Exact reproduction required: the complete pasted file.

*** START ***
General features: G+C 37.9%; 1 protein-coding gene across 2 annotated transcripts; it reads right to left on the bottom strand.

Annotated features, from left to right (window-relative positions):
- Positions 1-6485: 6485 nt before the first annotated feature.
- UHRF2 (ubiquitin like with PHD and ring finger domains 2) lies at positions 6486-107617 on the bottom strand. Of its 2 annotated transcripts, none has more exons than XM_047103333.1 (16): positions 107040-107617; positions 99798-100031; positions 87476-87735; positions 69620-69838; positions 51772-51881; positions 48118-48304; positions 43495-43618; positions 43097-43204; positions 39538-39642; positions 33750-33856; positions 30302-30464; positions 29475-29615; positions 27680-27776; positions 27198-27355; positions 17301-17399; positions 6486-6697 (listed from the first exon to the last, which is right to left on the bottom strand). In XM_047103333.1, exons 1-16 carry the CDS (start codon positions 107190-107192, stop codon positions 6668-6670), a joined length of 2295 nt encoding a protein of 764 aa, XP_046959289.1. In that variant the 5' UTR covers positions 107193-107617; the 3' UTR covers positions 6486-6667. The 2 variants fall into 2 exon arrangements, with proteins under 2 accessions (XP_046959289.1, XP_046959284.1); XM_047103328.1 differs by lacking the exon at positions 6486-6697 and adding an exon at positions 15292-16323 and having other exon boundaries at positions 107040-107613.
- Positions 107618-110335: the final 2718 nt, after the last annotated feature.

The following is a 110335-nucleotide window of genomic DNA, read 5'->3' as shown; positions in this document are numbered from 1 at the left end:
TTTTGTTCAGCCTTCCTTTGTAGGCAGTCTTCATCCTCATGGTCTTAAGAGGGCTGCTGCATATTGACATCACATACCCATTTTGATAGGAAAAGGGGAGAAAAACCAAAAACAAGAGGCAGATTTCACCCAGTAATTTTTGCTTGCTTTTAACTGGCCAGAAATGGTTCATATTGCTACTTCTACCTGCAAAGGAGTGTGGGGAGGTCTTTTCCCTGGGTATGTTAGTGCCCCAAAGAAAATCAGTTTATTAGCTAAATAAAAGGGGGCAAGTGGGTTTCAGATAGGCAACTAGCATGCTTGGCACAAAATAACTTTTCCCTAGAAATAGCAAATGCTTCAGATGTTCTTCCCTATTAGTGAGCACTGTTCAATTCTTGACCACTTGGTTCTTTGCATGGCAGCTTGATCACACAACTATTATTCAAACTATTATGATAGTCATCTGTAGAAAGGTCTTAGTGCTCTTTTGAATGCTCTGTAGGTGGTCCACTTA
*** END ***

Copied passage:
General features: G+C 37.9%; 1 protein-coding gene across 2 annotated transcripts; it reads right to left on the bottom strand.

Annotated features, from left to right (window-relative positions):
- Positions 1-6485: 6485 nt before the first annotated feature.
- UHRF2 (ubiquitin like with PHD and ring finger domains 2) lies at positions 6486-107617 on the bottom strand. Of its 2 annotated transcripts, none has more exons than XM_047103333.1 (16): positions 107040-107617; positions 99798-100031; positions 87476-87735; positions 69620-69838; positions 51772-51881; positions 48118-48304; positions 43495-43618; positions 43097-43204; positions 39538-39642; positions 33750-33856; positions 30302-30464; positions 29475-29615; positions 27680-27776; positions 27198-27355; positions 17301-17399; positions 6486-6697 (listed from the first exon to the last, which is right to left on the bottom strand). In XM_047103333.1, exons 1-16 carry the CDS (start codon positions 107190-107192, stop codon positions 6668-6670), a joined length of 2295 nt encoding a protein of 764 aa, XP_046959289.1. In that variant the 5' UTR covers positions 107193-107617; the 3' UTR covers positions 6486-6667. The 2 variants fall into 2 exon arrangements, with proteins under 2 accessions (XP_046959289.1, XP_046959284.1); XM_047103328.1 differs by lacking the exon at positions 6486-6697 and adding an exon at positions 15292-16323 and having other exon boundaries at positions 107040-107613.
- Positions 107618-110335: the final 2718 nt, after the last annotated feature.

The following is a 110335-nucleotide window of genomic DNA, read 5'->3' as shown; positions in this document are numbered from 1 at the left end:
TTTTGTTCAGCCTTCCTTTGTAGGCAGTCTTCATCCTCATGGTCTTAAGAGGGCTGCTGCATATTGACATCACATACCCATTTTGATAGGAAAAGGGGAGAAAAACCAAAAACAAGAGGCAGATTTCACCCAGTAATTTTTGCTTGCTTTTAACTGGCCAGAAATGGTTCATATTGCTACTTCTACCTGCAAAGGAGTGTGGGGAGGTCTTTTCCCTGGGTATGTTAGTGCCCCAAAGAAAATCAGTTTATTAGCTAAATAAAAGGGGGCAAGTGGGTTTCAGATAGGCAACTAGCATGCTTGGCACAAAATAACTTTTCCCTAGAAATAGCAAATGCTTCAGATGTTCTTCCCTATTAGTGAGCACTGTTCAATTCTTGACCACTTGGTTCTTTGCATGGCAGCTTGATCACACAACTATTATTCAAACTATTATGATAGTCATCTGTAGAAAGGTCTTAGTGCTCTTTTGAATGCTCTGTAGGTGGTCCACTTA